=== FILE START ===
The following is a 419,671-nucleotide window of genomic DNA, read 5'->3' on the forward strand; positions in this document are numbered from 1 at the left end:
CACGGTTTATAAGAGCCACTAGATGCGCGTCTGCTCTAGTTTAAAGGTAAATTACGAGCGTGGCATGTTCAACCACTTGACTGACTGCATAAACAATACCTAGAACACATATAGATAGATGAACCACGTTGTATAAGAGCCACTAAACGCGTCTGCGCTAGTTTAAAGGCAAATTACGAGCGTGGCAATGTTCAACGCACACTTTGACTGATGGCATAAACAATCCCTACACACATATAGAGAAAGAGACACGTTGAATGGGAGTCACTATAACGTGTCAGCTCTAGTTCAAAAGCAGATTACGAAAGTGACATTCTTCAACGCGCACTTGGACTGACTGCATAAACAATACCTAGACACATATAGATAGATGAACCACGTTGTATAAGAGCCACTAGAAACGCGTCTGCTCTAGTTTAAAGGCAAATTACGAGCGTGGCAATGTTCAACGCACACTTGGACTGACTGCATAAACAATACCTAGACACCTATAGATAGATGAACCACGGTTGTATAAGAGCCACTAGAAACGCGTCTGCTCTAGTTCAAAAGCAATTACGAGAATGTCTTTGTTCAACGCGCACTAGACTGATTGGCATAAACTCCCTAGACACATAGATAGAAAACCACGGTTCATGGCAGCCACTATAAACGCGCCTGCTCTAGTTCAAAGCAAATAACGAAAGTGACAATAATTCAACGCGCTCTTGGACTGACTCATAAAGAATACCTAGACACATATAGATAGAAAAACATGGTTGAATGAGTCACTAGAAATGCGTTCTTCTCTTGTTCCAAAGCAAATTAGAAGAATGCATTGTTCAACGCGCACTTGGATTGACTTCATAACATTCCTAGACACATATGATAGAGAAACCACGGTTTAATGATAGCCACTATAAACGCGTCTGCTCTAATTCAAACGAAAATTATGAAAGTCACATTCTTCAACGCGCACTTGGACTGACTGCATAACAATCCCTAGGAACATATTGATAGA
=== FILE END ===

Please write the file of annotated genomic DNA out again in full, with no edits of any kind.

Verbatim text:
The following is a 419,671-nucleotide window of genomic DNA, read 5'->3' on the forward strand; positions in this document are numbered from 1 at the left end:
CACGGTTTATAAGAGCCACTAGATGCGCGTCTGCTCTAGTTTAAAGGTAAATTACGAGCGTGGCATGTTCAACCACTTGACTGACTGCATAAACAATACCTAGAACACATATAGATAGATGAACCACGTTGTATAAGAGCCACTAAACGCGTCTGCGCTAGTTTAAAGGCAAATTACGAGCGTGGCAATGTTCAACGCACACTTTGACTGATGGCATAAACAATCCCTACACACATATAGAGAAAGAGACACGTTGAATGGGAGTCACTATAACGTGTCAGCTCTAGTTCAAAAGCAGATTACGAAAGTGACATTCTTCAACGCGCACTTGGACTGACTGCATAAACAATACCTAGACACATATAGATAGATGAACCACGTTGTATAAGAGCCACTAGAAACGCGTCTGCTCTAGTTTAAAGGCAAATTACGAGCGTGGCAATGTTCAACGCACACTTGGACTGACTGCATAAACAATACCTAGACACCTATAGATAGATGAACCACGGTTGTATAAGAGCCACTAGAAACGCGTCTGCTCTAGTTCAAAAGCAATTACGAGAATGTCTTTGTTCAACGCGCACTAGACTGATTGGCATAAACTCCCTAGACACATAGATAGAAAACCACGGTTCATGGCAGCCACTATAAACGCGCCTGCTCTAGTTCAAAGCAAATAACGAAAGTGACAATAATTCAACGCGCTCTTGGACTGACTCATAAAGAATACCTAGACACATATAGATAGAAAAACATGGTTGAATGAGTCACTAGAAATGCGTTCTTCTCTTGTTCCAAAGCAAATTAGAAGAATGCATTGTTCAACGCGCACTTGGATTGACTTCATAACATTCCTAGACACATATGATAGAGAAACCACGGTTTAATGATAGCCACTATAAACGCGTCTGCTCTAATTCAAACGAAAATTATGAAAGTCACATTCTTCAACGCGCACTTGGACTGACTGCATAACAATCCCTAGGAACATATTGATAGA